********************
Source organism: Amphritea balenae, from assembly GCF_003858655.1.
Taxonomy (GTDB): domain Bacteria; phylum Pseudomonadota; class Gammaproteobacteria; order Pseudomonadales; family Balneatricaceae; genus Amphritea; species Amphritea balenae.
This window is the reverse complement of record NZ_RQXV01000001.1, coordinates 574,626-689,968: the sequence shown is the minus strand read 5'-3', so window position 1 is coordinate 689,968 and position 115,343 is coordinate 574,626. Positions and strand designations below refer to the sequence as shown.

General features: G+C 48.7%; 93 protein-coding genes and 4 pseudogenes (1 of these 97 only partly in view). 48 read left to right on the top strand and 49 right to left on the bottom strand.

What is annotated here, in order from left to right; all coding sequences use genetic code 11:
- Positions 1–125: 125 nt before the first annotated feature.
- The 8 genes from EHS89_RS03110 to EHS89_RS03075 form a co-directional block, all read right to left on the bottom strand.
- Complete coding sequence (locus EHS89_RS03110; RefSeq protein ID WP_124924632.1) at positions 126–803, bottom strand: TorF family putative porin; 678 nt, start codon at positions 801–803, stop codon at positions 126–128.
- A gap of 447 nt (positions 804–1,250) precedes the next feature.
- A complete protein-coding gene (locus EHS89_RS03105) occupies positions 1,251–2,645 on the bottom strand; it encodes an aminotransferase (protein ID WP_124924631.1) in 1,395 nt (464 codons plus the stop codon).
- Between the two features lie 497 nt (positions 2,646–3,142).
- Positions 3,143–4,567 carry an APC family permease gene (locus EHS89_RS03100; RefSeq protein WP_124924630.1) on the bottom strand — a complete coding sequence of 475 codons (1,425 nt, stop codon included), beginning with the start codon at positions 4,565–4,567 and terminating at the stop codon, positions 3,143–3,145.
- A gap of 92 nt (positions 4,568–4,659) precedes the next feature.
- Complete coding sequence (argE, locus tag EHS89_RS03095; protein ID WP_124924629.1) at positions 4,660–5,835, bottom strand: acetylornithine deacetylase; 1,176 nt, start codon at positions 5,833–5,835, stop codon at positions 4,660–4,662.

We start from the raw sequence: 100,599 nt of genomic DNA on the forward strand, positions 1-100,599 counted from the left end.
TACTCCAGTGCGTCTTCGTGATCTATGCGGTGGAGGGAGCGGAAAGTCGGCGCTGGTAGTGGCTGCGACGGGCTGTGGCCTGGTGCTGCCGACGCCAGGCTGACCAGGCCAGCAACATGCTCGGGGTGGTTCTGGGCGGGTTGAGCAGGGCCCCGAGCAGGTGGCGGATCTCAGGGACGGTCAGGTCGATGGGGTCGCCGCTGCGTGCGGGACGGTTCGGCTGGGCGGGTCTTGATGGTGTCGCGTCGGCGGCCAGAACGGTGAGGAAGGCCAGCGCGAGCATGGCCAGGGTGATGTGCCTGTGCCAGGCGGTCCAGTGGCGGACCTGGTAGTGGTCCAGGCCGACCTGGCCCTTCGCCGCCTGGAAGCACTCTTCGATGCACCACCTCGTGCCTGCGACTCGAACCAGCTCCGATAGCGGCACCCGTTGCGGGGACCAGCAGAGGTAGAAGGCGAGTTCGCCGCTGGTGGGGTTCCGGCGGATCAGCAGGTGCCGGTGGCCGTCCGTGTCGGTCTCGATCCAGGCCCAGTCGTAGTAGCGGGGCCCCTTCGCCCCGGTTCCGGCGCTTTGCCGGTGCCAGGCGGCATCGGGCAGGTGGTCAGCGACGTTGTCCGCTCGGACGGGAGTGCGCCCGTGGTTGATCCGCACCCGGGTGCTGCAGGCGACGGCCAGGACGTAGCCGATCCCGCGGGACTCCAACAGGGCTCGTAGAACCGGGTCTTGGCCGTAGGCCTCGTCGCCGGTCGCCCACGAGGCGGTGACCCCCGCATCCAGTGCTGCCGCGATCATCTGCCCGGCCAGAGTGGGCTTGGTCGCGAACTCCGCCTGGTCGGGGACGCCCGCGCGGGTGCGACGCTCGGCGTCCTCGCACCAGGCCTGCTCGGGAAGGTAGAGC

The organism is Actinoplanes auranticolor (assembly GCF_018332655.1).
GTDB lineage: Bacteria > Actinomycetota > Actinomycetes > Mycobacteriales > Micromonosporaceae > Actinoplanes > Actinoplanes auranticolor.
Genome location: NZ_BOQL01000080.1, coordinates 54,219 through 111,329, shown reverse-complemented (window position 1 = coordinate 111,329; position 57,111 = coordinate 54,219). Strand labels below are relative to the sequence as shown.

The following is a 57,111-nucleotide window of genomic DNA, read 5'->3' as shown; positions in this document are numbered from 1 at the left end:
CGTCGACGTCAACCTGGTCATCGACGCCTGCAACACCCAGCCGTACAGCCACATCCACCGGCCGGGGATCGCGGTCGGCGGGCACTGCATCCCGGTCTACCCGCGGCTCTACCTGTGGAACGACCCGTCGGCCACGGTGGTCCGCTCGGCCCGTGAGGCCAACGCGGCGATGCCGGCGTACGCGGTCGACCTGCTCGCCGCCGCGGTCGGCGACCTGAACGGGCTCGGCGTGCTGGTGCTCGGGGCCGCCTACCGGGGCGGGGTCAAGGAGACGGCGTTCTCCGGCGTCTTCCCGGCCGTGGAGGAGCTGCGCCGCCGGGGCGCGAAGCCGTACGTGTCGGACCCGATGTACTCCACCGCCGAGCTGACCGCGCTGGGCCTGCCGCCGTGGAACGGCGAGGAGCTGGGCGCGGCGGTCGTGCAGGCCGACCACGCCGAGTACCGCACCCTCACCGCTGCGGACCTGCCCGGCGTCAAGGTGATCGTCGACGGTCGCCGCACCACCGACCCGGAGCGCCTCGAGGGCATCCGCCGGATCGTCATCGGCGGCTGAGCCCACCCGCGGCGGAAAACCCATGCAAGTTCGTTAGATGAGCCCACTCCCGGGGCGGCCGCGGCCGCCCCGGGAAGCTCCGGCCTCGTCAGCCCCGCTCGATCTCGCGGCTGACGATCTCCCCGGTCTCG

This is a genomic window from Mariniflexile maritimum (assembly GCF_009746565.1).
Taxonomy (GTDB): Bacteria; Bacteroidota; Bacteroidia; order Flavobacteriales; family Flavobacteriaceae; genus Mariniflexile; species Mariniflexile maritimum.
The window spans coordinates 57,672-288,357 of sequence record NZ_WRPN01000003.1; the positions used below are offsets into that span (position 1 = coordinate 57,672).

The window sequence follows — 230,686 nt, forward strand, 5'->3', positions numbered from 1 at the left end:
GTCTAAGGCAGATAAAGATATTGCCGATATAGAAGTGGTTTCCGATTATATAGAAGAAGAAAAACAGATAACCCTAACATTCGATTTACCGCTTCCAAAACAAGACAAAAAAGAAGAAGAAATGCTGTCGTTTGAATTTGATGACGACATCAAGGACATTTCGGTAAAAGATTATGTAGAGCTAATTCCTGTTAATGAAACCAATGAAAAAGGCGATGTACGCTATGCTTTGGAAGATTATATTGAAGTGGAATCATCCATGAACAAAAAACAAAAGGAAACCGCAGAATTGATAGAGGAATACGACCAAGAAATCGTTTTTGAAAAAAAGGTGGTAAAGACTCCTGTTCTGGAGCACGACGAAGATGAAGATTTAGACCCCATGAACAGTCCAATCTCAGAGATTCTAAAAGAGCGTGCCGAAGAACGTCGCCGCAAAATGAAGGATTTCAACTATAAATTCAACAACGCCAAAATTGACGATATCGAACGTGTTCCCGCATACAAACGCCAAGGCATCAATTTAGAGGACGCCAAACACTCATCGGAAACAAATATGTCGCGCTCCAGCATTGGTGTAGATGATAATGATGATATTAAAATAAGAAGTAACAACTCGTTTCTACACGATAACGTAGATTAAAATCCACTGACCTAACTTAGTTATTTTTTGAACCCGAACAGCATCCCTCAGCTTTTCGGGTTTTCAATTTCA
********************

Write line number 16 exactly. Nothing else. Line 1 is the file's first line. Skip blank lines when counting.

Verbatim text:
TACTCCAGTGCGTCTTCGTGATCTATGCGGTGGAGGGAGCGGAAAGTCGGCGCTGGTAGTGGCTGCGACGGGCTGTGGCCTGGTGCTGCCGACGCCAGGCTGACCAGGCCAGCAACATGCTCGGGGTGGTTCTGGGCGGGTTGAGCAGGGCCCCGAGCAGGTGGCGGATCTCAGGGACGGTCAGGTCGATGGGGTCGCCGCTGCGTGCGGGACGGTTCGGCTGGGCGGGTCTTGATGGTGTCGCGTCGGCGGCCAGAACGGTGAGGAAGGCCAGCGCGAGCATGGCCAGGGTGATGTGCCTGTGCCAGGCGGTCCAGTGGCGGACCTGGTAGTGGTCCAGGCCGACCTGGCCCTTCGCCGCCTGGAAGCACTCTTCGATGCACCACCTCGTGCCTGCGACTCGAACCAGCTCCGATAGCGGCACCCGTTGCGGGGACCAGCAGAGGTAGAAGGCGAGTTCGCCGCTGGTGGGGTTCCGGCGGATCAGCAGGTGCCGGTGGCCGTCCGTGTCGGTCTCGATCCAGGCCCAGTCGTAGTAGCGGGGCCCCTTCGCCCCGGTTCCGGCGCTTTGCCGGTGCCAGGCGGCATCGGGCAGGTGGTCAGCGACGTTGTCCGCTCGGACGGGAGTGCGCCCGTGGTTGATCCGCACCCGGGTGCTGCAGGCGACGGCCAGGACGTAGCCGATCCCGCGGGACTCCAACAGGGCTCGTAGAACCGGGTCTTGGCCGTAGGCCTCGTCGCCGGTCGCCCACGAGGCGGTGACCCCCGCATCCAGTGCTGCCGCGATCATCTGCCCGGCCAGAGTGGGCTTGGTCGCGAACTCCGCCTGGTCGGGGACGCCCGCGCGGGTGCGACGCTCGGCGTCCTCGCACCAGGCCTGCTCGGGAAGGTAGAGC